‘He Creeps’ is a fiercely funny farce from 3rd Eye Open Productions

Old and new jokey tropes combine in this comedy about how a woman can be deceived by her desire for 'a man.'

A farce is a comic drama that features buffoonery, trickery, and slapstick and usually has one-dimensional characters; the plots and situations often don’t make sense. From the ancient Greeks to playwrights like William Shakespeare, George Bernard Shaw, and Oscar Wilde, farces have kept the laughs coming. He Creeps is a new-school farce that uses old-school tropes.

The show played at a packed Publick Playhouse in Cheverly, Maryland, and was presented by 3rd Eye Open Productions and playwright Keith McDaniel Sr. The Playhouse, originally a 1940s theater, overflowed with energy and excitement from the audience. Director Tia Dae and Assistant Director Andre Strickland made He Creeps the most fun I’ve had in a theater in years.

Rochelle Vaughn (Renee), Mike Lorde (Rick), and Faheem Abdus Salaam (Al) in ‘He Creeps.’ Photo by Scott Midgett.

Like many farcical comedies, He Creeps focuses on two couples: corporate manager Barbara (Dr. Rita D. Lewis) and kept man/con man Rick (Mike Lorde); and Renee (Rochelle Vaughn) and capitalist go-getter Derrick (Delonta Richardson). Renee thinks Derrick is cheating, but she finds out that Barbara and Rick’s marriage is not so idyllic either. He Creeps demonstrates how a woman can be deceived by her desire for “a man” and how sly people could take advantage of her.

Shakespeare created many clown characters; Falstaff (1 Henry IV, 2 Henry IV) and Feste (Twelfth Night) come to mind. Faheem Abdus Salaam played a riotous “drunk from down the block” named Al. His character was the consummate Shakespearean clown, including braggadocio, a ninja outfit, and a spit take. Salaam earned dozens of laughs with his physical comedy and malapropisms; he also played one of the more difficult affects an actor can play: being drunk. What a stellar performance!

In the show, Al and Renee plot to bust Rick for his shenanigans with Sher(y)l (Trevenia Young-Bey). Also hovering over Rick is a local thug, pathetically named Ice Tray (the excellent Charles Barnes), who threatens, “Don’t come up short with my money!” Ice Tray’s name was the comedic gift that kept on giving. Rick’s mom, Ms. Foxx (LaVetta Jackson), turns up in all the excitement in the second act.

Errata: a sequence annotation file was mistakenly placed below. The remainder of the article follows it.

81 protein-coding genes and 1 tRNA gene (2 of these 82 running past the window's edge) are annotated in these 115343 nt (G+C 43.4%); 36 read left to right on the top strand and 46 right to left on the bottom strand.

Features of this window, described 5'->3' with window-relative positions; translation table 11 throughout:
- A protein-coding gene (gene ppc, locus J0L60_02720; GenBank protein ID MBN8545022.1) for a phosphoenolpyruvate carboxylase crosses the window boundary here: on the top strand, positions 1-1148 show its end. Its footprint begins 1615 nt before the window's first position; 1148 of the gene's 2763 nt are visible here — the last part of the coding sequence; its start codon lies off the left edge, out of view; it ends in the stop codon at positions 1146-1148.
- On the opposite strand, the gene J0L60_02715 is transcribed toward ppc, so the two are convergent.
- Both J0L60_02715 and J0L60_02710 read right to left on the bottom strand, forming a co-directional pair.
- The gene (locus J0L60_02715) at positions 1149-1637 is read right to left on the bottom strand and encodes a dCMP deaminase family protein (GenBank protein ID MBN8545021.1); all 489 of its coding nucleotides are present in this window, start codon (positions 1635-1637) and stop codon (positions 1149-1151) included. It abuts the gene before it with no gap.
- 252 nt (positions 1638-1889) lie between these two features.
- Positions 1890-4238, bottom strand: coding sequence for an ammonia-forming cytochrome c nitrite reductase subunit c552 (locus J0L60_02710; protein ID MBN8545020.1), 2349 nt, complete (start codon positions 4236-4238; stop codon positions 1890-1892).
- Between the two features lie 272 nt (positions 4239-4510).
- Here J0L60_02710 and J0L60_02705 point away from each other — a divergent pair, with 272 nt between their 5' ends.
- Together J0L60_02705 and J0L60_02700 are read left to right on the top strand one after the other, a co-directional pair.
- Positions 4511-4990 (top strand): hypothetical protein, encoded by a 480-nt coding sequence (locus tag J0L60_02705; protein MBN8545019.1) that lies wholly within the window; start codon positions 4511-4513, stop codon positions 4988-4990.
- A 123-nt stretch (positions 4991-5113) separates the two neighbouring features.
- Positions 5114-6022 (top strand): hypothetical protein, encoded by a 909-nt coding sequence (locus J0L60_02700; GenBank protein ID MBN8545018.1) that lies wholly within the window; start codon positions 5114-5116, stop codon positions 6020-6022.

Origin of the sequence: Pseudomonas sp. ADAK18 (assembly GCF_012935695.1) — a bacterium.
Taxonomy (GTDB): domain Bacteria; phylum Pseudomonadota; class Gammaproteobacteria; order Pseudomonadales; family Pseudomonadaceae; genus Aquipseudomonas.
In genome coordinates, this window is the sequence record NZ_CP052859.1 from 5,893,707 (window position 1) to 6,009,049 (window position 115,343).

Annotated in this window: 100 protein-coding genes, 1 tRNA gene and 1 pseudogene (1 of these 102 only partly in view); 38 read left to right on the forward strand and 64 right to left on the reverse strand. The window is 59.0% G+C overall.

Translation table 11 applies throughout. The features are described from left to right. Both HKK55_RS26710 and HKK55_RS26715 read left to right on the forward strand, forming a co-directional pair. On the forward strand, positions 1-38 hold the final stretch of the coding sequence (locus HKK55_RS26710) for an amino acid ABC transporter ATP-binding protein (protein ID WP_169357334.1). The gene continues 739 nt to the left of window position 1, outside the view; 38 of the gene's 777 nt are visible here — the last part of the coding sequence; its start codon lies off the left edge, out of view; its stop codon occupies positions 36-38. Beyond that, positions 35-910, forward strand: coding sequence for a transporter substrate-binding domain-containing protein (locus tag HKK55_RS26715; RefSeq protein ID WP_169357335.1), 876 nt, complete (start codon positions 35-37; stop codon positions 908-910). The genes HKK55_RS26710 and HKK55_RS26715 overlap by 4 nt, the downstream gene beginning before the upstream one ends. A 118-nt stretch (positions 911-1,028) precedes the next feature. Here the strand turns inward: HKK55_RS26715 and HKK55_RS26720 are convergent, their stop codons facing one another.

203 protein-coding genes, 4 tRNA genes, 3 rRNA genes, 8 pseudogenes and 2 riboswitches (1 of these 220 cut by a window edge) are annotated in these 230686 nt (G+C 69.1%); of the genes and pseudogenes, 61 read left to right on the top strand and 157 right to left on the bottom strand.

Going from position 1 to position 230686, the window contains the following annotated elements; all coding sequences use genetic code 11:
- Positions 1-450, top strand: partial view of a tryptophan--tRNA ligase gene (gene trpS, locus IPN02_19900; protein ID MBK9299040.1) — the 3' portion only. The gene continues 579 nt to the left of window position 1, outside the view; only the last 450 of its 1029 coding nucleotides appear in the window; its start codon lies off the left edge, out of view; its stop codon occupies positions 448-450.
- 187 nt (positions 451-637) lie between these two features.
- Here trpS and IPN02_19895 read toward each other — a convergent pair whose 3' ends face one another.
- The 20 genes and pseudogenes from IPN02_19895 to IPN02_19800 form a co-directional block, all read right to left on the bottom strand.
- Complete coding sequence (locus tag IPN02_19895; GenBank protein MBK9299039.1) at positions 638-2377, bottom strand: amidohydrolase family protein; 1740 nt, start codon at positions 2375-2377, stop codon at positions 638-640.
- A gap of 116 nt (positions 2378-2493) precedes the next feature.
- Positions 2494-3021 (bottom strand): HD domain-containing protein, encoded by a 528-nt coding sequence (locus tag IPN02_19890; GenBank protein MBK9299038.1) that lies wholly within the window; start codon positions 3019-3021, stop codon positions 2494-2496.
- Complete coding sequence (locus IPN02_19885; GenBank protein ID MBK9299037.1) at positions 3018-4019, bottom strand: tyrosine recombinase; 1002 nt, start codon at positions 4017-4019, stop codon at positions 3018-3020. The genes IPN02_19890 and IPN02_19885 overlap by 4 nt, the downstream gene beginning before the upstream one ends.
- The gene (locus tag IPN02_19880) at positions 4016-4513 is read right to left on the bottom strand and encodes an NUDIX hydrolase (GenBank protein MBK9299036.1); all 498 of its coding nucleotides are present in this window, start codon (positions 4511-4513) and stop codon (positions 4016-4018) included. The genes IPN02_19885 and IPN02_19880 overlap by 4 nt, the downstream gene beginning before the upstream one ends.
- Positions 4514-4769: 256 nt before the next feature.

The marvelous Lewis played Barbara as the type of wife who gives “100% of me.” She craftily channeled her inner Lucille Ball in her sad/funny scenes; Lewis mastered the art of making crying funny. In one scene, Lewis made a profane and hilarious ad-lib when a scene partner called her by her real name; the house raised the roof with laughter.

Rick was a husband “who creeps because he can.” The fantastic Mike Lorde played Rick with the naivete of a mischievous bad boy. His physical comedy was on point.

Top: Mike Lorde (Rick), Charles Barnes (Ice Tray), LaVetta Jackson (Ms. Foxx); bottom: Charles Barnes (Ice Tray), Delonta Richardson (Derrick), Dr. Rita D. Lewis (Barbara), Rochelle Vaughn (Renee) in ‘He Creeps.’ Photos by Scott Midgett.

Richardson made Derrick a voice of reason. He excelled in his antagonistic (and sometimes physical) scenes with Rick. Vaughn garnered sympathy as a suspicious spouse, Renee. She spent a lot of her scenes eavesdropping on Rick.

Barnes stretched a role with relatively few lines into a memorable villain. He did this by injecting his performance with an impressive “mean mug” and silly-looking physical gestures. Acts like drawing a pistol turned into a one-step dance. Young-Bey had a memorable but controversial scene with Lewis in the second act. Jackson was a standout as the hard-as-rock Ms. Foxx in her scene.

The show often featured an interplay between songs like “It Takes a Fool to Learn” by the Spinners and “Tyrone” by Erykah Badu and lines said by the cast. This created a “call and response” from the audience. Set Designers Tabitha White (who passed away last November) and Brenda Grant created a sleek and modern set of Barbara and Rick’s living room that looked quite livable.

You’ve got to see He Creeps when it runs again. Dae and Strickland directed expertly, and the cast put on performances that were near perfect; none of the lines were drowned out by the laughter. As McDaniel said at the curtain, “We got it right.”

Running Time: Three hours, with a 15-minute intermission.

He Creeps played May 20 and 21, 2023, presented by 3rd Eye Open Productions, performing at the Publick Playhouse, 5445 Landover Road, Cheverly, MD. Tickets ($50) for future shows will be available online.

He Creeps: The Stage Play
By Keith McDaniel Sr.
Directed by Tia Dae

Barbara: Dr. Rita D. Lewis
Rick: Mike Lorde
Renee: Rochelle Vaughn
Derrick: Delonta Richardson
Sher(y)l: Trevenia Young-Bey
Al: Faheem Abdus Salaam
Ice Tray: Charles Barnes
Ms. Foxx: LaVetta Jackson

Assistant Director: Andre Strickland
Set Designers: The late Tabitha White and Brenda Grant
Music: NuDAE Entertainment and Dark Squad Entertainment
Costume Direction: NuDAE Entertainment
Props: Nu Dae Entertainment
Set Decoration: CATKIM
Light Designer: Steven Barker, Publick Playhouse



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